During the past three decades hip hop has emerged as a powerful force shaping black and African identities worldwide. In his article “Hip-hop Turns 30: Whatcha Celebratin’ For?,” Greg Tate describes hip hop culture as the product of a Pan-African state of mind [Tate, Greg. “Hip-hop Turns 30: Whatcha Celebratin’ For?” "Village Voice". 4 January 2005.] . It is an “ethnic enclave/ empowerment zone that has served as a foothold for the poorest among us to get a grip on the land of the prosperous,” [Tate, Greg. “Hip-hop Turns 30: Whatcha Celebratin’ For?” "Village Voice". 4 January 2005.] . Hip-hop unifies those of African descent globally in its movement towards greater economic, social and political power. Andreana Clay in her article “Keepin’ it Real: Black Youth, Hip-Hop Culture, and Black Identity” states that hip hop provides the world with “vivid illustrations of Black lived experience” creating bonds of black identity across the globe [Clay, Andreana. “Keepin’ it Real: Black Youth, Hip-Hop Culture, and Black Identity.” In "American Behavioral Scientist", Vol. 46.10 (2003): 1346-1358.] . Hip hop authenticates a black identity, and in doing so, creates a unifying uplifting force among Africans as Pan-Africanism sets out to achieve.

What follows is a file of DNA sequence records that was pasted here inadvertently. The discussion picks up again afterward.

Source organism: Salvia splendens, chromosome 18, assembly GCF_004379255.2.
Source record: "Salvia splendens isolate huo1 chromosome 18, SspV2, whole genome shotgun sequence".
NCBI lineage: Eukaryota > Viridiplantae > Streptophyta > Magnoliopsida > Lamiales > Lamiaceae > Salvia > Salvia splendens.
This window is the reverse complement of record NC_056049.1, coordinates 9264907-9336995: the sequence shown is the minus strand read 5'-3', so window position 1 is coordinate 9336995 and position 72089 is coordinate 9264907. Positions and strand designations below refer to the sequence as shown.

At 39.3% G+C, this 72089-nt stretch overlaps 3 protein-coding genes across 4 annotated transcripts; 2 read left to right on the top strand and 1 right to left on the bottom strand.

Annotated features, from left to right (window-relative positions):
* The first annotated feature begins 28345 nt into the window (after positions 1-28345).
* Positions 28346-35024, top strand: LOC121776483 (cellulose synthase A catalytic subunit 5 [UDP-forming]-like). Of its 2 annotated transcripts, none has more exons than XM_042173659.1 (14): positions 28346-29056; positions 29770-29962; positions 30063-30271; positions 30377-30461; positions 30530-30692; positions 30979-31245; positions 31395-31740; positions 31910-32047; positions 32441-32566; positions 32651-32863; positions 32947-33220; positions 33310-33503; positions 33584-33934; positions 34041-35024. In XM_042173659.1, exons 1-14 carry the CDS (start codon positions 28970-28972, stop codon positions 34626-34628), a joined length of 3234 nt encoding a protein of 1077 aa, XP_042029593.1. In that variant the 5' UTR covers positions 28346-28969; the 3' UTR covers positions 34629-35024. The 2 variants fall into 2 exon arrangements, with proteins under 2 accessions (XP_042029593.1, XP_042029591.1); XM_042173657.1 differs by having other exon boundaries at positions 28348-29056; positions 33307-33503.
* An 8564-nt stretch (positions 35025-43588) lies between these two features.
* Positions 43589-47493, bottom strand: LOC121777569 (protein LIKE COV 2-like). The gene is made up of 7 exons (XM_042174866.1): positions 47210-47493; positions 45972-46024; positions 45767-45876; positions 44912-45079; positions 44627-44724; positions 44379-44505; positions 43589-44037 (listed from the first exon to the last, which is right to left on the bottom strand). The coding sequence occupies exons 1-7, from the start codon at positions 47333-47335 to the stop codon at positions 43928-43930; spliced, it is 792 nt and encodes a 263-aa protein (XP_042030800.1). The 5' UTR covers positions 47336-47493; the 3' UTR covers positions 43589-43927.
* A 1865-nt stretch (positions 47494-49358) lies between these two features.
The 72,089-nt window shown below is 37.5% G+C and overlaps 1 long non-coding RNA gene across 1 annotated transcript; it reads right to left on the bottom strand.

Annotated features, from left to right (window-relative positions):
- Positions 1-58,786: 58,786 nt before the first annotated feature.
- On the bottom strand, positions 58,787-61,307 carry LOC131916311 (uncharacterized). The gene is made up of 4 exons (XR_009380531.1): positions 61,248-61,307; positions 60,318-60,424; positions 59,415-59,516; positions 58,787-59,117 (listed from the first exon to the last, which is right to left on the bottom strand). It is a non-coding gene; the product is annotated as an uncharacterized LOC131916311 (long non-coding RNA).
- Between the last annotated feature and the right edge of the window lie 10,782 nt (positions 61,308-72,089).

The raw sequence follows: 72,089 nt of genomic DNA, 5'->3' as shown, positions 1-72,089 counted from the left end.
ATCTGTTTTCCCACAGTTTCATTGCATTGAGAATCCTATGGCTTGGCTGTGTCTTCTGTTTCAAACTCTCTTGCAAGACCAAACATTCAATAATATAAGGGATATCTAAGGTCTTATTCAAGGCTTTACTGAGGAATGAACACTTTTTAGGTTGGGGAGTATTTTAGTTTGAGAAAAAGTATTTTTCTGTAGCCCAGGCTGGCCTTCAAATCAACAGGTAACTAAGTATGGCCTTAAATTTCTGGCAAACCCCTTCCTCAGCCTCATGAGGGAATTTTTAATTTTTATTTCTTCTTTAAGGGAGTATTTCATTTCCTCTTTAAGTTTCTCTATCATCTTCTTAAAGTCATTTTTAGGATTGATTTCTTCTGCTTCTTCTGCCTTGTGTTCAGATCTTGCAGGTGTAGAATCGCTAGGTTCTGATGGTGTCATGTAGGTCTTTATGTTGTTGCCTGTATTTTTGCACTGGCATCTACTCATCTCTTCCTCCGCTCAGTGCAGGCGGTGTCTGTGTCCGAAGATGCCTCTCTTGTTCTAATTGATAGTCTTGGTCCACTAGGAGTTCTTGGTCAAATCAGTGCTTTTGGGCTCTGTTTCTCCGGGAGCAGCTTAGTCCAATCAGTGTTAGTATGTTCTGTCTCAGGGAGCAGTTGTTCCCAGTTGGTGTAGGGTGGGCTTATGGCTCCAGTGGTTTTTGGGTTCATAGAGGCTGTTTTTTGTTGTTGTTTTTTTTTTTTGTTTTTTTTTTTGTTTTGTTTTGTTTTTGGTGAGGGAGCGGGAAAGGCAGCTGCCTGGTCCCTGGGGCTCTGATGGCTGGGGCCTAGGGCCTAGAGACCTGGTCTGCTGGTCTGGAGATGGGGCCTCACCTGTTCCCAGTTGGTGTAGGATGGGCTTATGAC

Pan-African art

* See FESPACO, [http://www.panafricanarts.org/dpaff.htm DPAFF] and PAFF for Pan-African film festivals
* See African art

Criticism

Pan-Africanism is often criticized for overlooking the cultural and ethnic differences of African people as well as different socio-political circumstances among people of African descent worldwide.